Nitrogen factories in the Cretaceous oceans
Researchers from Spain's Institute of Marine Sciences (ICM-CSIC), alongside colleagues at the University of Bristol in the UK, discovered that symbiotic phytoplankton capable of fertilising the ocean with nitrogen 'fertilizer' evolved back in the Cretaceous at a time when the oceans were nutrient deprived.
|Scientists have discovered a ‘bizarre’ microorganism which plays a key role |
in the food web of Earth’s oceans [Credit: University of Bristol]
This 'slaving event' evolved around 90 million years ago towards the end of the Cretaceous period, when the oceans were starved of nutrients.
While nitrogen is hugely abundant in the atmosphere, most organisms can't breathe nitrogen, instead relying on bacteria to transform atmospheric nitrogen into bioavailable nitrogen -- critical for growth and survival in the marine food web.
Marine scientists have known that bioavailable nitrogen is provided by cyanobacteria, but the new findings take this knowledge one step further, by identifying the intimate relationship of this marine nitrogen factory which is formed by a single-celled alga (prymnesiophyte) and the cyanobacterium UCYN-A.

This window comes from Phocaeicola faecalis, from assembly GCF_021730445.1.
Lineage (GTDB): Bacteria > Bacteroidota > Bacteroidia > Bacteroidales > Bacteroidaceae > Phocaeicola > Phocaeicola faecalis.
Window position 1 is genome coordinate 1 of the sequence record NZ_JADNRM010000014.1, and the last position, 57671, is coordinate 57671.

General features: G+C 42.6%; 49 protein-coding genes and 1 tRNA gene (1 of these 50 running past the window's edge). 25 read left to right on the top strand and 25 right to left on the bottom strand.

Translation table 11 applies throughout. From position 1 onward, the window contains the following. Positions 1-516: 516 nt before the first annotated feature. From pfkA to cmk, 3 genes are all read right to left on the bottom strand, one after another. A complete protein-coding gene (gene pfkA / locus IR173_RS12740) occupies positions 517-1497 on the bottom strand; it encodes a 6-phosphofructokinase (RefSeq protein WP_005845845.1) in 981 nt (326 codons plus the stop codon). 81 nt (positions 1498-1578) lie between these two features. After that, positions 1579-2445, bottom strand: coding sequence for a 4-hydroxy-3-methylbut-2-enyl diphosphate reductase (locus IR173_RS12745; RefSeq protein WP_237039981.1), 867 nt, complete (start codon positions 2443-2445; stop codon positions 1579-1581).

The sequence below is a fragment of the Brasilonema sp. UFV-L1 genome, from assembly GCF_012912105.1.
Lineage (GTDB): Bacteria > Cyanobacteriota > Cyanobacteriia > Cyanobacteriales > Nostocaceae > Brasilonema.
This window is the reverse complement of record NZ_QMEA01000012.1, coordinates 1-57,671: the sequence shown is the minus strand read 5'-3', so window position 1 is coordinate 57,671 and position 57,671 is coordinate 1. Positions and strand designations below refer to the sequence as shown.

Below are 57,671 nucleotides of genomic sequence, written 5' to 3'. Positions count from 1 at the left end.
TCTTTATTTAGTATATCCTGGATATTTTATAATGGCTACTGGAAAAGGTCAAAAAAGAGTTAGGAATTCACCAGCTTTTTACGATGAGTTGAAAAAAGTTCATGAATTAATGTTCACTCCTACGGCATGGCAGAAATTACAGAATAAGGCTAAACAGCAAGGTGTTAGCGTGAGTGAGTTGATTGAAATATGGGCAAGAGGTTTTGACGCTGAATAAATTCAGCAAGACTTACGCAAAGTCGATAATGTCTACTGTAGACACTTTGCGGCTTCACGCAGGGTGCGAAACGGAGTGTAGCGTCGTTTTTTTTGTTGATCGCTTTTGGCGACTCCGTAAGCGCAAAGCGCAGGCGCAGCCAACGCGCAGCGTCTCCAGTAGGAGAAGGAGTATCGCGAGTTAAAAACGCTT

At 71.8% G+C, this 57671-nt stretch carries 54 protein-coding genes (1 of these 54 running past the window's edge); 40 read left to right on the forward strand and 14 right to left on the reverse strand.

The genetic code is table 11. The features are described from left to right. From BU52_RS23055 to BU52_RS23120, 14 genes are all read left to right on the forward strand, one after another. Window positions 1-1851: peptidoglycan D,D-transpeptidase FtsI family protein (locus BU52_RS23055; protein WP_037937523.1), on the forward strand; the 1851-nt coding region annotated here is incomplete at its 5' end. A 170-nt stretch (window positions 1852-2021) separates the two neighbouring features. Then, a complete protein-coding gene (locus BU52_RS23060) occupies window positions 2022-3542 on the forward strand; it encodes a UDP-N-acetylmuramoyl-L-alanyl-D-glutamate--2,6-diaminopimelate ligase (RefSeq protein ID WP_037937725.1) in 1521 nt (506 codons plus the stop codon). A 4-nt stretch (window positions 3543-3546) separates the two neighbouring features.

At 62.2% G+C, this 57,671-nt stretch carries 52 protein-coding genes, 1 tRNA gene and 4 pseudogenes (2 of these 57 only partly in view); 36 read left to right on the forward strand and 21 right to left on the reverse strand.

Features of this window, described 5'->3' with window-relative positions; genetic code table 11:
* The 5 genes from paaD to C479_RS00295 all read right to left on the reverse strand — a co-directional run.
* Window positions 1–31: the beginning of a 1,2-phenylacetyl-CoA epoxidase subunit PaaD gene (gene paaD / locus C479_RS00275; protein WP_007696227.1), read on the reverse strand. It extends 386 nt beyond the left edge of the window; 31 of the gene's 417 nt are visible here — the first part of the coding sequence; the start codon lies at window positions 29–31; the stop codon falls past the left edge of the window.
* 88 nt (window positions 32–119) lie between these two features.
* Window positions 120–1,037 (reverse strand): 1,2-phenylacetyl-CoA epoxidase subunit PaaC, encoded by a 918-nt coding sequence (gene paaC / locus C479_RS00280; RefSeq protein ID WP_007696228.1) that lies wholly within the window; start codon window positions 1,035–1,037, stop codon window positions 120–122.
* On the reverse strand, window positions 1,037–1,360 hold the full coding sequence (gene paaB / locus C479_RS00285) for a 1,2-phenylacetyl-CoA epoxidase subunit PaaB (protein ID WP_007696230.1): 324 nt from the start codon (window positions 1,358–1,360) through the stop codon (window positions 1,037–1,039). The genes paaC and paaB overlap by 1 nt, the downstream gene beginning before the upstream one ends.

Dr Silvia G. Acinas, from ICM-CSIC in Spain, led the study and said: "This is a very important symbiotic system in marine environments because they are globally distributed, playing a significant role in today's nitrogen and carbon marine cycles."
Dr. Patricia Sánchez-Baracaldo, from the School of Geographical Sciences at the University of Bristol, added: "A stage of scarce nutrients in the ocean could have led to the establishment of the symbiotic relationship between the algae and the cyanobacteria back in the late Cretaceous, after the oceans had been deprived in nutrients."
This research has been made possible thanks to the metagenomes and metatranscriptomes dataset obtained from the Tara Oceans oceanographic expedition.
The study is published in Nature Communications.
Source: University of Bristol [March 22, 2016]